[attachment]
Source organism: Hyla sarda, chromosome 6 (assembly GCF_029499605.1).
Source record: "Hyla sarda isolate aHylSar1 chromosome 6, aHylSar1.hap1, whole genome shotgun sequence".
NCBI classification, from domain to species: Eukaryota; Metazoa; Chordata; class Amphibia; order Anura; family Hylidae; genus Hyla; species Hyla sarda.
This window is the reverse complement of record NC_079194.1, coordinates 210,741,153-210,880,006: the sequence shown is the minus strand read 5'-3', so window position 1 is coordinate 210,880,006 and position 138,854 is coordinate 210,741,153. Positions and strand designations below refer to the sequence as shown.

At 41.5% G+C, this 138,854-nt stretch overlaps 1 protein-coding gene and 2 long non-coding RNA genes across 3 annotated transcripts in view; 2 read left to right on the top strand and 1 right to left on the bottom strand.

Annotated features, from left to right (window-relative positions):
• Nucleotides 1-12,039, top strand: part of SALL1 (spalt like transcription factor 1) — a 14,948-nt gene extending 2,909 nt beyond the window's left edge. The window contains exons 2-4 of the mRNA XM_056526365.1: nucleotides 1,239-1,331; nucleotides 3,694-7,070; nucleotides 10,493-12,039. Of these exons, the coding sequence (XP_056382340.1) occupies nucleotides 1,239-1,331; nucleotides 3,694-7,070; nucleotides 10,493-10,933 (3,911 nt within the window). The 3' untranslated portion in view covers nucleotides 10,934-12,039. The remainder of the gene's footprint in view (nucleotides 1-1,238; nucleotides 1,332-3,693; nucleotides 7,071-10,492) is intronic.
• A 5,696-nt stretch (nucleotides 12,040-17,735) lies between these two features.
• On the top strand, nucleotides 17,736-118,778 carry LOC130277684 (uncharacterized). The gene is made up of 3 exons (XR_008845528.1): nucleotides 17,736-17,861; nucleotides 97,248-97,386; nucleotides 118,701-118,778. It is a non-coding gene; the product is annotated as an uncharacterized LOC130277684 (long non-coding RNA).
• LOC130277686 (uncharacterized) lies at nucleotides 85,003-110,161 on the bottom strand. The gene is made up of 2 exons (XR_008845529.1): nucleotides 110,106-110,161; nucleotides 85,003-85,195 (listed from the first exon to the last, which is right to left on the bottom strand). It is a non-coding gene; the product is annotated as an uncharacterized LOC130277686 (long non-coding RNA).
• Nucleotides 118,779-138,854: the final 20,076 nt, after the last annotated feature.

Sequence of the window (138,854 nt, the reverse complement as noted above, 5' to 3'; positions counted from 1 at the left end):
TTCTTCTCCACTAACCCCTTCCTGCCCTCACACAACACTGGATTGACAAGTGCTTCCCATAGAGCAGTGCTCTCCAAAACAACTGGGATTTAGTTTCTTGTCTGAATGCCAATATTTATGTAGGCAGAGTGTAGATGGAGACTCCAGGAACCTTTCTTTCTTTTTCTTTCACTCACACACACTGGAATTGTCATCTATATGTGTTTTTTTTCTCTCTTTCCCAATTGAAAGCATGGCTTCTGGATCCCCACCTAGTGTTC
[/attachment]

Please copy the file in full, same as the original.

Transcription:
Source organism: Hyla sarda, chromosome 6 (assembly GCF_029499605.1).
Source record: "Hyla sarda isolate aHylSar1 chromosome 6, aHylSar1.hap1, whole genome shotgun sequence".
NCBI classification, from domain to species: Eukaryota; Metazoa; Chordata; class Amphibia; order Anura; family Hylidae; genus Hyla; species Hyla sarda.
This window is the reverse complement of record NC_079194.1, coordinates 210,741,153-210,880,006: the sequence shown is the minus strand read 5'-3', so window position 1 is coordinate 210,880,006 and position 138,854 is coordinate 210,741,153. Positions and strand designations below refer to the sequence as shown.

At 41.5% G+C, this 138,854-nt stretch overlaps 1 protein-coding gene and 2 long non-coding RNA genes across 3 annotated transcripts in view; 2 read left to right on the top strand and 1 right to left on the bottom strand.

Annotated features, from left to right (window-relative positions):
• Nucleotides 1-12,039, top strand: part of SALL1 (spalt like transcription factor 1) — a 14,948-nt gene extending 2,909 nt beyond the window's left edge. The window contains exons 2-4 of the mRNA XM_056526365.1: nucleotides 1,239-1,331; nucleotides 3,694-7,070; nucleotides 10,493-12,039. Of these exons, the coding sequence (XP_056382340.1) occupies nucleotides 1,239-1,331; nucleotides 3,694-7,070; nucleotides 10,493-10,933 (3,911 nt within the window). The 3' untranslated portion in view covers nucleotides 10,934-12,039. The remainder of the gene's footprint in view (nucleotides 1-1,238; nucleotides 1,332-3,693; nucleotides 7,071-10,492) is intronic.
• A 5,696-nt stretch (nucleotides 12,040-17,735) lies between these two features.
• On the top strand, nucleotides 17,736-118,778 carry LOC130277684 (uncharacterized). The gene is made up of 3 exons (XR_008845528.1): nucleotides 17,736-17,861; nucleotides 97,248-97,386; nucleotides 118,701-118,778. It is a non-coding gene; the product is annotated as an uncharacterized LOC130277684 (long non-coding RNA).
• LOC130277686 (uncharacterized) lies at nucleotides 85,003-110,161 on the bottom strand. The gene is made up of 2 exons (XR_008845529.1): nucleotides 110,106-110,161; nucleotides 85,003-85,195 (listed from the first exon to the last, which is right to left on the bottom strand). It is a non-coding gene; the product is annotated as an uncharacterized LOC130277686 (long non-coding RNA).
• Nucleotides 118,779-138,854: the final 20,076 nt, after the last annotated feature.

Sequence of the window (138,854 nt, the reverse complement as noted above, 5' to 3'; positions counted from 1 at the left end):
TTCTTCTCCACTAACCCCTTCCTGCCCTCACACAACACTGGATTGACAAGTGCTTCCCATAGAGCAGTGCTCTCCAAAACAACTGGGATTTAGTTTCTTGTCTGAATGCCAATATTTATGTAGGCAGAGTGTAGATGGAGACTCCAGGAACCTTTCTTTCTTTTTCTTTCACTCACACACACTGGAATTGTCATCTATATGTGTTTTTTTTCTCTCTTTCCCAATTGAAAGCATGGCTTCTGGATCCCCACCTAGTGTTC